UPDATE: Sept. 11, 2018: The Las Vegas Convention and Visitors Authority has approved a total amount of $792.1 million for the Turner Martin Harris construction manager at risk contract for the convention center expansion. That amount includes a guaranteed maximum price of $758 million ($691 million of construction costs, a $48 million GMP contingency, an $18 million construction management fee) plus a $4 million owner allowance and a $30 million owner contingency.
The guaranteed maximum price is higher than anticipated, pushing up total project costs to $935 million when factoring in $123 million for interior furniture, fixtures and equipment, soft costs and the relocation of power lines and $20 million for additional costs – a $5 million landscape wall/ buffer, $2 million of exterior enhancements, a $3 million canopy over loading docks and $10 million for HazMat remediation and site improvements at a nearby property – not included in the Turner Martin Harris contract. Total costs are 8.7% above the original projections of $860 million.
Steve Hill, authority president and CEO, told the Review-Journal that the agency is "comfortable with the price," and believes that the active and "tight" local construction market was the primary driver for the final GMP.
- Construction on the Las Vegas Convention Center expansion will begin after the Las Vegas Convention and Visitors Authority and Turner | Martin-Harris, construction manager at risk, finalize a guaranteed maximum price for the project, according to the Las Vegas Review-Journal. The most current estimates have the cost of construction at approximately $860 million.
- The board selected Turner | Martin-Harris, a joint venture between New York City-based Turner Construction and local contractor Martin-Harris Construction, as construction manager at the authority's March 2018 meeting, but so far the team has only been involved in preconstruction services under a $2.6 million contract. Once the GMP is set, the joint venture will reportedly receive 2.8% of that amount as its fee.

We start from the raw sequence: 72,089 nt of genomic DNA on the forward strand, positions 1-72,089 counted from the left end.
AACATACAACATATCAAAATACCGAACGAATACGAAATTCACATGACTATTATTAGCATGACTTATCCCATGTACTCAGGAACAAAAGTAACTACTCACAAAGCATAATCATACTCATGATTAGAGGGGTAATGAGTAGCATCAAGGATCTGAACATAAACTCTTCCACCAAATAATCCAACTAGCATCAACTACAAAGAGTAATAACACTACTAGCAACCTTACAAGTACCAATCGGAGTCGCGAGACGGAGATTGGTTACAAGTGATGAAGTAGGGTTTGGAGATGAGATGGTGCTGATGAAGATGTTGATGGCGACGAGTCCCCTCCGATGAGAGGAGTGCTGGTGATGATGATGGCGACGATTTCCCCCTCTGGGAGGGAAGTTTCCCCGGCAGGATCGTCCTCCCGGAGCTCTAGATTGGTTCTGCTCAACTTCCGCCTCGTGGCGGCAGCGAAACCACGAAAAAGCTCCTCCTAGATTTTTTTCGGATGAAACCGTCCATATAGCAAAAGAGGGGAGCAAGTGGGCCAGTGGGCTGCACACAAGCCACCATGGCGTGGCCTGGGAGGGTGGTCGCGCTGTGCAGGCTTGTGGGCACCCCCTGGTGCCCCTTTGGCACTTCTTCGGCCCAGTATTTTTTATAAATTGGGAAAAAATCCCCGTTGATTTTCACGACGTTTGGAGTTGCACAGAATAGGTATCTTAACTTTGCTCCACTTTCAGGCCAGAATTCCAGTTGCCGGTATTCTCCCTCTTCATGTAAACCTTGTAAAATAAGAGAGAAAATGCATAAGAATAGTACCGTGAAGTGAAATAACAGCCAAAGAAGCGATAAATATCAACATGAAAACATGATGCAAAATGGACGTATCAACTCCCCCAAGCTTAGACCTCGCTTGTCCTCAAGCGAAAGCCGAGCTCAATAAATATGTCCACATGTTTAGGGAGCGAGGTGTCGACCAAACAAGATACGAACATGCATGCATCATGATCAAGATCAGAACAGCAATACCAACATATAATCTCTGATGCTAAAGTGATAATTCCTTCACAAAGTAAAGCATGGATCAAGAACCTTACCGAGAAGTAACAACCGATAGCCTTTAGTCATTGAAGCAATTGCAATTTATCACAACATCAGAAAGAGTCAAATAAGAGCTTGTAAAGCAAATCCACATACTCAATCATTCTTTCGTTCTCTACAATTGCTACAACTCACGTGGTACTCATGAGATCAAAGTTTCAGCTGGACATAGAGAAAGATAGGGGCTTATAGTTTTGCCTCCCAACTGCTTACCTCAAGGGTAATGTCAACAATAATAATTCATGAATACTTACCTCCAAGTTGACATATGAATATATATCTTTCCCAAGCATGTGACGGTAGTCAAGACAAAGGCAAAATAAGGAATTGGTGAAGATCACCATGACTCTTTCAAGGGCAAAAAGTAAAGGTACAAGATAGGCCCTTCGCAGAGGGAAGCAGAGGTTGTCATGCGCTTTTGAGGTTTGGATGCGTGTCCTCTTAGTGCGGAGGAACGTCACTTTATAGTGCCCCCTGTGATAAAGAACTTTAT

- The board is expected to consider a GMP at its Sept. 11 meeting. Convention officials expect the new venue to be ready by the end of 2020, in time to host the International Consumer Electronics show in January 2021.
GMP contracts are agreements by which a contractor bills for costs plus a fee, subject to the agreed-upon price cap. In the absence of owner-approved change orders or pre-established contingency funds, the contractor usually is responsible for costs that exceed the GMP. The owner typically has the right in these cases to review bills, invoices and other project documents to verify costs. In a GMP arrangement, it's also possible that the owner will end up paying less than the maximum price since the contract type is cost-based.
Another Las Vegas project that is subject to a price cap is the future home of the NFL's Raiders. Back in March, the joint venture of Mortenson Construction and McCarthy Building Cos. negotiated a $1.8 billion GMP for the project, which includes construction costs of nearly $1.4 billion. The arrival at a firm price was required before the Las Vegas Stadium Authority could craft an ordinance that would allow the bond sales that are financing part of the project.
Nevertheless, GMP contracts are not the right answer for all owners. In 2015, the Massachusetts Bay Transportation Authority declared that its maximum price contract with White-Skanska-Kiewit was the reason costs for the Green Line extension in Boston reached approximately $1 billion in cost overruns. The joint venture's contract reportedly let them set a maximum price for each phase of the project as it went along rather than negotiating a single upfront price for the whole project. However, a subsequent investigation revealed that the authority's mismanagement contributed to the Green Line's problems as well, which led the authority to revamp the entire project, hire a new contractor and change the contract type to design-build.